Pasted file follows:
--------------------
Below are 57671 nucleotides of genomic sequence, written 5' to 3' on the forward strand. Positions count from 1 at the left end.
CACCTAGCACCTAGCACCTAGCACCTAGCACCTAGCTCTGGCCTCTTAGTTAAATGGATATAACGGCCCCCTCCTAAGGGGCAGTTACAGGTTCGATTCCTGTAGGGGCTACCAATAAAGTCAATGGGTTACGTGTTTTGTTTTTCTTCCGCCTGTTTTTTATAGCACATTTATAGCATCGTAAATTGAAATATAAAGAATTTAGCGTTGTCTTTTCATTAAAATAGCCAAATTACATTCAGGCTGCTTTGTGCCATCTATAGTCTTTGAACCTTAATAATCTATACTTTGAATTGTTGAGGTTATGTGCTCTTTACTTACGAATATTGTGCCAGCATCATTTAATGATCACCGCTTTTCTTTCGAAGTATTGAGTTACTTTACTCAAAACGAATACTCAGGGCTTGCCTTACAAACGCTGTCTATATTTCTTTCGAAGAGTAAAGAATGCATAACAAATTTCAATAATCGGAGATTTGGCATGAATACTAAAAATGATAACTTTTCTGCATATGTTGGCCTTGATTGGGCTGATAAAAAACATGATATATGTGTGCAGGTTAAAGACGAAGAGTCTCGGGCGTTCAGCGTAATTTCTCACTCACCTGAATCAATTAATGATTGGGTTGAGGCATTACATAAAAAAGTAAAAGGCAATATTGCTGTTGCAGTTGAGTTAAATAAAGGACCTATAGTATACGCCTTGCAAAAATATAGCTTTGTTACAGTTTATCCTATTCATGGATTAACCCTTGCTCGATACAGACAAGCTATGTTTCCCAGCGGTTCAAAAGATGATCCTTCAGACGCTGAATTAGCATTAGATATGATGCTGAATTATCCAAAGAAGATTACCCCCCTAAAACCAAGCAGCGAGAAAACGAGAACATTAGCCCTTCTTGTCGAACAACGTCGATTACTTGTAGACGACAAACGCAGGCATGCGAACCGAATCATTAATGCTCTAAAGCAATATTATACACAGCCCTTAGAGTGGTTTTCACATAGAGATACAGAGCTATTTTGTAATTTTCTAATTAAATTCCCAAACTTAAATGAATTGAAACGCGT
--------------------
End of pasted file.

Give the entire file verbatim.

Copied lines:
Below are 57671 nucleotides of genomic sequence, written 5' to 3' on the forward strand. Positions count from 1 at the left end.
CACCTAGCACCTAGCACCTAGCACCTAGCACCTAGCTCTGGCCTCTTAGTTAAATGGATATAACGGCCCCCTCCTAAGGGGCAGTTACAGGTTCGATTCCTGTAGGGGCTACCAATAAAGTCAATGGGTTACGTGTTTTGTTTTTCTTCCGCCTGTTTTTTATAGCACATTTATAGCATCGTAAATTGAAATATAAAGAATTTAGCGTTGTCTTTTCATTAAAATAGCCAAATTACATTCAGGCTGCTTTGTGCCATCTATAGTCTTTGAACCTTAATAATCTATACTTTGAATTGTTGAGGTTATGTGCTCTTTACTTACGAATATTGTGCCAGCATCATTTAATGATCACCGCTTTTCTTTCGAAGTATTGAGTTACTTTACTCAAAACGAATACTCAGGGCTTGCCTTACAAACGCTGTCTATATTTCTTTCGAAGAGTAAAGAATGCATAACAAATTTCAATAATCGGAGATTTGGCATGAATACTAAAAATGATAACTTTTCTGCATATGTTGGCCTTGATTGGGCTGATAAAAAACATGATATATGTGTGCAGGTTAAAGACGAAGAGTCTCGGGCGTTCAGCGTAATTTCTCACTCACCTGAATCAATTAATGATTGGGTTGAGGCATTACATAAAAAAGTAAAAGGCAATATTGCTGTTGCAGTTGAGTTAAATAAAGGACCTATAGTATACGCCTTGCAAAAATATAGCTTTGTTACAGTTTATCCTATTCATGGATTAACCCTTGCTCGATACAGACAAGCTATGTTTCCCAGCGGTTCAAAAGATGATCCTTCAGACGCTGAATTAGCATTAGATATGATGCTGAATTATCCAAAGAAGATTACCCCCCTAAAACCAAGCAGCGAGAAAACGAGAACATTAGCCCTTCTTGTCGAACAACGTCGATTACTTGTAGACGACAAACGCAGGCATGCGAACCGAATCATTAATGCTCTAAAGCAATATTATACACAGCCCTTAGAGTGGTTTTCACATAGAGATACAGAGCTATTTTGTAATTTTCTAATTAAATTCCCAAACTTAAATGAATTGAAACGCGT